A study on institutional living, via prison inmate Romy Hall who is serving two life sentences.
➽ “There has been a LOT of hype about The Mars Room so I went in with high expectations. Having just binge-watched the latest series of Orange is the New Black on Netflix meant that the content of The Mars Room didn’t feel as fresh for me – this is no fault of the author of course!
“I deeply felt the struggles of the mothers in prison with their children either being removed from them or being completely inaccessible.
“While there were the occasional funny situations and lines this book overall conveyed an enormous sense of helplessness and despair which seems accurate based on anything I’ve ever heard about the American justice system. I just wanted there to be a nugget of goodness in this novel, something uplifting that gave me hope, but it just wasn’t to be.” – Suzy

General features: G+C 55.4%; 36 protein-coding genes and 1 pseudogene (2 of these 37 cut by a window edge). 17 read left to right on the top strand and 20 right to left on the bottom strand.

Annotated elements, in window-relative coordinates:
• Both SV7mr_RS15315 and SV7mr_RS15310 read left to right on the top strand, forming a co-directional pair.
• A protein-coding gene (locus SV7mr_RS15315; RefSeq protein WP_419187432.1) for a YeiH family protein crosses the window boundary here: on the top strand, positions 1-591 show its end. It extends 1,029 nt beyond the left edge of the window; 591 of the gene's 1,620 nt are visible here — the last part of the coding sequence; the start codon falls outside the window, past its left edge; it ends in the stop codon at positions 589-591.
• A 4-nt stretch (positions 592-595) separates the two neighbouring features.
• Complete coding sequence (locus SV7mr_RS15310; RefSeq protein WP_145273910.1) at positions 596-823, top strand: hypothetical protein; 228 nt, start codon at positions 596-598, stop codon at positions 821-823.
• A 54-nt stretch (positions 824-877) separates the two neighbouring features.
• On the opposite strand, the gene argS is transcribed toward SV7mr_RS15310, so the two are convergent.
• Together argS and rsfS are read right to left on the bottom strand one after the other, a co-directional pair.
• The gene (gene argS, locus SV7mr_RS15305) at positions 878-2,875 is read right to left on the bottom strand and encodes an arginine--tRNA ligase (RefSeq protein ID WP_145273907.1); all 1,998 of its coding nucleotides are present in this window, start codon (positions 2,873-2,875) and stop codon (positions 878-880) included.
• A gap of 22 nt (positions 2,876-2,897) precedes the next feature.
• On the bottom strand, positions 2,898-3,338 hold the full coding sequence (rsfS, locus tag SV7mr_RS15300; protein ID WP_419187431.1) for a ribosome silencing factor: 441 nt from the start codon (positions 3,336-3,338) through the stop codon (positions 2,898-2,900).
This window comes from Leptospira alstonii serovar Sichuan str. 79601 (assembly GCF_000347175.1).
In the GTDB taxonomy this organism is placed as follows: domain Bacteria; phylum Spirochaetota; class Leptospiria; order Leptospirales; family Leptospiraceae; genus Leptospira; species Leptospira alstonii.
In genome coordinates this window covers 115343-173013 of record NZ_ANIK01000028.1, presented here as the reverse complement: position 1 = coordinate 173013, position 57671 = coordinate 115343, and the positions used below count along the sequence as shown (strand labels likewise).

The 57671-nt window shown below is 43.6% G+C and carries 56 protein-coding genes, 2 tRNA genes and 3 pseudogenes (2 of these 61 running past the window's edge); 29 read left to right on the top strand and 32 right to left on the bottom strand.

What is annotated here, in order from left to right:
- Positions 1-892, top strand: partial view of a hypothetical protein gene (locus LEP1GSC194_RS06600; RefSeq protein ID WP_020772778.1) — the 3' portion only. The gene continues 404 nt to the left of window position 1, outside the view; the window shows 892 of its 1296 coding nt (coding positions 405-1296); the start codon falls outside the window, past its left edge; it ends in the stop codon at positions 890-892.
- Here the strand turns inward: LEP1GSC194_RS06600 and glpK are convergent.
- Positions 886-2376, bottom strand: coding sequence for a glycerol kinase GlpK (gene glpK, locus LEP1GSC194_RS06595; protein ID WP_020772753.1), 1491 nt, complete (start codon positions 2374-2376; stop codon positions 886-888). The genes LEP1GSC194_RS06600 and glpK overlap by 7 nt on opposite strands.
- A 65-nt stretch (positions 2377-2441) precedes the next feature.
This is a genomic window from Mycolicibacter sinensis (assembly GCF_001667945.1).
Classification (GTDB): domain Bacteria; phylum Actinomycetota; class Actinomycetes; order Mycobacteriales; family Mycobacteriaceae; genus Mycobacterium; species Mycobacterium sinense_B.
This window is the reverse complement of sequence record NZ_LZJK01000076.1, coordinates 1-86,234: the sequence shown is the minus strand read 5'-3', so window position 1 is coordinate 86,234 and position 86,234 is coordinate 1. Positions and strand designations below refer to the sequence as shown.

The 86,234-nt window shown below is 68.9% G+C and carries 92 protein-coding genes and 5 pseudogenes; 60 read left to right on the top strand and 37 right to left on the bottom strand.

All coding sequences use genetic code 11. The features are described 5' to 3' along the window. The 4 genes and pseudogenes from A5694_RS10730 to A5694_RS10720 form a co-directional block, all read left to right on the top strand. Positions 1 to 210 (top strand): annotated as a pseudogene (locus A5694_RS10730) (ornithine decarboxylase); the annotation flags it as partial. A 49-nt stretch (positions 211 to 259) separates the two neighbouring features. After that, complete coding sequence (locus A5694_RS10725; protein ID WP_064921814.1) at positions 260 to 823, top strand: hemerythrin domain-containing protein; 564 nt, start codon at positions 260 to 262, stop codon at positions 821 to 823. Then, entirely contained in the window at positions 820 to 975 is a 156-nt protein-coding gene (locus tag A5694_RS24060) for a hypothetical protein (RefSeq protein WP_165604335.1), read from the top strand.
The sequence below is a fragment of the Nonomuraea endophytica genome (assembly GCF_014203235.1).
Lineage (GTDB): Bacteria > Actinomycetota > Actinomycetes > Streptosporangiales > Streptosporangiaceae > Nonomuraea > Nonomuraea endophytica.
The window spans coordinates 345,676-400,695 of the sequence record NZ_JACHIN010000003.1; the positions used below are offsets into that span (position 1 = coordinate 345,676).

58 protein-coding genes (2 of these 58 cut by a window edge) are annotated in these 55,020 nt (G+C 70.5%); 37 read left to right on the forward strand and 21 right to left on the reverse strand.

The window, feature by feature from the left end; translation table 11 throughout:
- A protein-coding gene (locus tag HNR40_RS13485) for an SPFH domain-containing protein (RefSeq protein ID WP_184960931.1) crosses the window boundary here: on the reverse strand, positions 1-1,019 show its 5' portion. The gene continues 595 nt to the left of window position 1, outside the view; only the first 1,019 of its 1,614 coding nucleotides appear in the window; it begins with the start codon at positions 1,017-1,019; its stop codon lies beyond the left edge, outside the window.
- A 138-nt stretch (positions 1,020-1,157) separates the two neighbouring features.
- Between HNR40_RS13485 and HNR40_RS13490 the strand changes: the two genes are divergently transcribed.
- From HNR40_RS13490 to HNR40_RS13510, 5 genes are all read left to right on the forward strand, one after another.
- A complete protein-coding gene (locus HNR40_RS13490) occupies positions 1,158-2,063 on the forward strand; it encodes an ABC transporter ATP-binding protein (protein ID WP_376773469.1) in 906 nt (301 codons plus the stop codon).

No Tank Tops, the sign had said at Youth Guidance. Because it was
presumed the parents didn’t know better than to show up to court
looking like hell. The sign might have said Your Poverty Reeks.
➽ “The Mars Room is less about Romy Hall and more about the premise of institutional living and a commentary on your increased chances of ending up there if you are on the poor side of working class.
“It’s an intense, totally immersive read, retelling incidents and tricks of the trade that have obviously been well researched. What appealed to me was the no-hold barred reveal of tension-building tales.
“There is a late charge on plot, but I guess this is a true reflection of prison life, the mundane and the habitual making up your day until one day something outrageous happens.
“I certainly liked The Mars Room (though I would have named it differently), but at this stage in my shortlist reading, it hasn’t blown me away as something I think will win.” – Rachel